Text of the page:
Turkish Pharma: Crisis-Proof?

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Despite the sharp decline in the Turkish lira’s value, the general mood among pharmaceutical executives in Turkey is positive. Rather than being discouraged, they are calling upon their resiliency and experience from former periods of economic fluctuation to push the Turkish healthcare and life sciences sector forward.

 

Turkey made international headlines in summer 2018 when the Turkish lira lost 34 percent of its value against the US dollar in just an eight-month period. This seismic drop in value caused international financial institutions and multinational corporations alike to look upon Turkey with hesitation.

 

Despite the negative international headlines on Turkey’s financial situation, within the Turkish pharmaceutical sector, the mood remains optimistic. Pharma executives in Turkey are no strangers to economic fluctuations – after all, the country faced similar situations in 1994, 2001 and 2009. While the current dip in the lira’s value certainly poses an obstacle, decision-makers do not seem to be panicking; the frequent ebb and flow of the Turkish economy have given managers a ‘crisis-proof’ mentality.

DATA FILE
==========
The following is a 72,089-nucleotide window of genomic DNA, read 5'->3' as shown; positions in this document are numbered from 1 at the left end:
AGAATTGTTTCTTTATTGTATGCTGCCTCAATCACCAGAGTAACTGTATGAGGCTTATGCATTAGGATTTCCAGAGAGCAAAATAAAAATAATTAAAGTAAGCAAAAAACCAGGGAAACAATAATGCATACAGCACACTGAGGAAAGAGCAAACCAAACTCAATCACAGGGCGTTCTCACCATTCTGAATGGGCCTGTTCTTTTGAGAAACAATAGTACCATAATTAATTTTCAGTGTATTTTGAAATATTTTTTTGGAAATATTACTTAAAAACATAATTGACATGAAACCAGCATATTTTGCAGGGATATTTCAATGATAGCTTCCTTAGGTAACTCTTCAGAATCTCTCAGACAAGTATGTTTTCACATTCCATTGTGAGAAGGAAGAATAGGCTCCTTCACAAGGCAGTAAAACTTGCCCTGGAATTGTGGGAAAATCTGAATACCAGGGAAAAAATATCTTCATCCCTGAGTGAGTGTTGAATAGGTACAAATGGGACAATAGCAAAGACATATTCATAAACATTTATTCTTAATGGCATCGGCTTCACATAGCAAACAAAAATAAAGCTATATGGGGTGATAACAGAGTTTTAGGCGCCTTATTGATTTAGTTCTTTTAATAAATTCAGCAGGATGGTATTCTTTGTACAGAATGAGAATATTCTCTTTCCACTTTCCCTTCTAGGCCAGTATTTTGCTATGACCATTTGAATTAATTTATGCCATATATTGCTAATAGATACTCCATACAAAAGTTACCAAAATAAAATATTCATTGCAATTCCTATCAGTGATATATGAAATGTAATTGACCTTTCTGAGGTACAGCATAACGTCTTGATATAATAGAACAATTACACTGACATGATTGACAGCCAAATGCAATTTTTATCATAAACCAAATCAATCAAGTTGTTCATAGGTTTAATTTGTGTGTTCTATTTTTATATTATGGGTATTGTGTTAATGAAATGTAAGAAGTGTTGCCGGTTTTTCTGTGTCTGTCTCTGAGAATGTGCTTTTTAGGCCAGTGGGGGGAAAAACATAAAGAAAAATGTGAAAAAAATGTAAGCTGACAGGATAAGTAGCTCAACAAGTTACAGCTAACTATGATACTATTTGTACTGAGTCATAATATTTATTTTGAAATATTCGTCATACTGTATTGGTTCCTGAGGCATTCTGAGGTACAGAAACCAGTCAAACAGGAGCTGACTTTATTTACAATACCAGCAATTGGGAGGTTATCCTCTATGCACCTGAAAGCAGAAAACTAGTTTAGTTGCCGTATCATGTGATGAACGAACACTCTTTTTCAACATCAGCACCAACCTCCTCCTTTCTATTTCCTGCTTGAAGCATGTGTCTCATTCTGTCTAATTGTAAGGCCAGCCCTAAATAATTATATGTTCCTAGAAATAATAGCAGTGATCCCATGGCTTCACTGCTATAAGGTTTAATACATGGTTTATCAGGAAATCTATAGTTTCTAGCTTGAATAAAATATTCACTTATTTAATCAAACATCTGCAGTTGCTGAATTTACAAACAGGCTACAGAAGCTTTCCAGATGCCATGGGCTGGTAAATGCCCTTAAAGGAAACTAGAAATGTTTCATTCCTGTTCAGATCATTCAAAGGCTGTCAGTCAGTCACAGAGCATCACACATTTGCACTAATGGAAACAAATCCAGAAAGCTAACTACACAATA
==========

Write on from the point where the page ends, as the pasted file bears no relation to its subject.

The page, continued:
I believe that the Turkish healthcare sector will again defiantly adapt and survive

Tahsin Yüksel, Teva

“In the past, Turkey experienced several economic difficulties,” explains Tahsin Yüksel, general manager of Teva Turkey. “I believe that the Turkish healthcare sector will again defiantly adapt and survive.”

 

Yüksel’s sentiments are common among Turkish healthcare and life sciences execs. The currency crisis has not stopped the industry from investing in Turkey and furthering its potential, with companies pouring millions into hospital projects and manufacturing sites. “Overall, while we are going through a crisis right now, it will soon pass and the hard times will end,” says Turgut Tokgöz, secretary general of the Pharmaceutical Manufacturers Association of Turkey (IEIS), with confidence. “In the meantime, we are focused on exporting, investing in R&D and strengthening our sector while we navigate the economic hardships we are currently experiencing.”

 

Therefore it remains business as usual for most companies in Turkey. “Ultimately, Turkey is a huge, expanding market, and it only has intentions to grow,” concludes Altan Gorseval of Lundbeck Turkey. “In general, the population is not only ageing but growing, and our healthcare ecosystem continues to show promising signs of development.”

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